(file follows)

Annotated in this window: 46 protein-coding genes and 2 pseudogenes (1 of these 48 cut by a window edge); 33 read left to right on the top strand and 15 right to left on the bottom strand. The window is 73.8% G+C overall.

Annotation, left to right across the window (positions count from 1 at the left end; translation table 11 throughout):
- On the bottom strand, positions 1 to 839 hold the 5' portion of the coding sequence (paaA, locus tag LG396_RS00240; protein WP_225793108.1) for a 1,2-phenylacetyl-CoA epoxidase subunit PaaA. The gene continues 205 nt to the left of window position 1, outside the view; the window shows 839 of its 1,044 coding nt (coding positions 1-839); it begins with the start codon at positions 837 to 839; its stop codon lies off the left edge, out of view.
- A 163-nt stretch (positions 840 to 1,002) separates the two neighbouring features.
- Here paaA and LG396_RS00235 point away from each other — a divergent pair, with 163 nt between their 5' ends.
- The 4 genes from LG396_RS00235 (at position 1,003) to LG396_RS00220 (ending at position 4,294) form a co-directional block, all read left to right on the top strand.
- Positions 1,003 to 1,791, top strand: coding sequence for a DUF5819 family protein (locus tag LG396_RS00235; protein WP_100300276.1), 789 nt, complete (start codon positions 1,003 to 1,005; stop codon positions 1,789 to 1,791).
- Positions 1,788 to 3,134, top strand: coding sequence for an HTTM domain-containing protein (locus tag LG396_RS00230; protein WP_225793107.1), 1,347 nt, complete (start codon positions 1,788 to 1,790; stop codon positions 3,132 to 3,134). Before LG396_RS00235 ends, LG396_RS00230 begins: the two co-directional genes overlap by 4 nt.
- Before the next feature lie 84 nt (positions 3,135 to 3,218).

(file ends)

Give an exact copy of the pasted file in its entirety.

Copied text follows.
Annotated in this window: 46 protein-coding genes and 2 pseudogenes (1 of these 48 cut by a window edge); 33 read left to right on the top strand and 15 right to left on the bottom strand. The window is 73.8% G+C overall.

Annotation, left to right across the window (positions count from 1 at the left end; translation table 11 throughout):
- On the bottom strand, positions 1 to 839 hold the 5' portion of the coding sequence (paaA, locus tag LG396_RS00240; protein WP_225793108.1) for a 1,2-phenylacetyl-CoA epoxidase subunit PaaA. The gene continues 205 nt to the left of window position 1, outside the view; the window shows 839 of its 1,044 coding nt (coding positions 1-839); it begins with the start codon at positions 837 to 839; its stop codon lies off the left edge, out of view.
- A 163-nt stretch (positions 840 to 1,002) separates the two neighbouring features.
- Here paaA and LG396_RS00235 point away from each other — a divergent pair, with 163 nt between their 5' ends.
- The 4 genes from LG396_RS00235 (at position 1,003) to LG396_RS00220 (ending at position 4,294) form a co-directional block, all read left to right on the top strand.
- Positions 1,003 to 1,791, top strand: coding sequence for a DUF5819 family protein (locus tag LG396_RS00235; protein WP_100300276.1), 789 nt, complete (start codon positions 1,003 to 1,005; stop codon positions 1,789 to 1,791).
- Positions 1,788 to 3,134, top strand: coding sequence for an HTTM domain-containing protein (locus tag LG396_RS00230; protein WP_225793107.1), 1,347 nt, complete (start codon positions 1,788 to 1,790; stop codon positions 3,132 to 3,134). Before LG396_RS00235 ends, LG396_RS00230 begins: the two co-directional genes overlap by 4 nt.
- Before the next feature lie 84 nt (positions 3,135 to 3,218).